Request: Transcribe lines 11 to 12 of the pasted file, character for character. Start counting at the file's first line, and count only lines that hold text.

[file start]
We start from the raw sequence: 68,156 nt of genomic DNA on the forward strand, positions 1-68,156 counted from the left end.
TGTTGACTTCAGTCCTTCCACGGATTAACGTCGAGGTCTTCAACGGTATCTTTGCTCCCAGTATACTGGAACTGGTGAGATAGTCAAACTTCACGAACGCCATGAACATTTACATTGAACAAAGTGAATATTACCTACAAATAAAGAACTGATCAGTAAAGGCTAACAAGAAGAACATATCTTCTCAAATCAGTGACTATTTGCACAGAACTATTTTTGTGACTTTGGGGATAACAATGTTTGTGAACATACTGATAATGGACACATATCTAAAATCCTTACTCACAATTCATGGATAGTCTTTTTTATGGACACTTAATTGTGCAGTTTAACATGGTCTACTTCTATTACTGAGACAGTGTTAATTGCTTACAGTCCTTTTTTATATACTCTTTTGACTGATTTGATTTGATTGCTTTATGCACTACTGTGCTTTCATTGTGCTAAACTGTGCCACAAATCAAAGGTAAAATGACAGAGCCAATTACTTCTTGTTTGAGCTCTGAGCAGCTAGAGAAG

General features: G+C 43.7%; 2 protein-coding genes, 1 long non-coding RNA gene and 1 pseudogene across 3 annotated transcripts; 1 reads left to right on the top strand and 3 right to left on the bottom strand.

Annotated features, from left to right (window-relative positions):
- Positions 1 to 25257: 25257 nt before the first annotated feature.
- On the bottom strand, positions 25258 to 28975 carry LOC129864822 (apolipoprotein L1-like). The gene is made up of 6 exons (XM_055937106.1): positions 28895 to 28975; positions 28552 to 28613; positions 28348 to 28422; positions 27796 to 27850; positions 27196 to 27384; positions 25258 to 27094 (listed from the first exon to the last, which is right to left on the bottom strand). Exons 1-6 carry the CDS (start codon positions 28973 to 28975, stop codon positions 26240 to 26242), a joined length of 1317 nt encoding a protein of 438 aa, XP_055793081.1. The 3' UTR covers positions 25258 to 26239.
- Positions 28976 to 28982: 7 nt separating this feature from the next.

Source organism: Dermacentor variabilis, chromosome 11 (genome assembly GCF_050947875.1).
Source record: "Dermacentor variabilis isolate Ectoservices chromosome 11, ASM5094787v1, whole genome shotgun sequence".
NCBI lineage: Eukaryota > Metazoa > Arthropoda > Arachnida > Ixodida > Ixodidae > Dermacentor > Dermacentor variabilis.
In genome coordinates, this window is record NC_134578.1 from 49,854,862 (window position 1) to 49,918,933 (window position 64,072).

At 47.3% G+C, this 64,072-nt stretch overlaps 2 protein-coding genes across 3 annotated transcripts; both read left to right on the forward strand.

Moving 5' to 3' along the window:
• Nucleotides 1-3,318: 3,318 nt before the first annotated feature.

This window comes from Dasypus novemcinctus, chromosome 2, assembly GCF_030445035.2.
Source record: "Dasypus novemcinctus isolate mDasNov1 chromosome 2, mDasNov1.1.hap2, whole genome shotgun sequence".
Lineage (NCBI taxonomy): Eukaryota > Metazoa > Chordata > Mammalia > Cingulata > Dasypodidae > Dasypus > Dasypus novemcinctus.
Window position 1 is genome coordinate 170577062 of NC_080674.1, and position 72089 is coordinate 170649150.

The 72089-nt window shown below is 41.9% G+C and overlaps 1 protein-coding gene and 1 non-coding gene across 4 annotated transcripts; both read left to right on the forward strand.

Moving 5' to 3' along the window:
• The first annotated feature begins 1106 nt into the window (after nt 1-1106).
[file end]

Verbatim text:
In genome coordinates, this window is record NC_134578.1 from 49,854,862 (window position 1) to 49,918,933 (window position 64,072).

At 47.3% G+C, this 64,072-nt stretch overlaps 2 protein-coding genes across 3 annotated transcripts; both read left to right on the forward strand.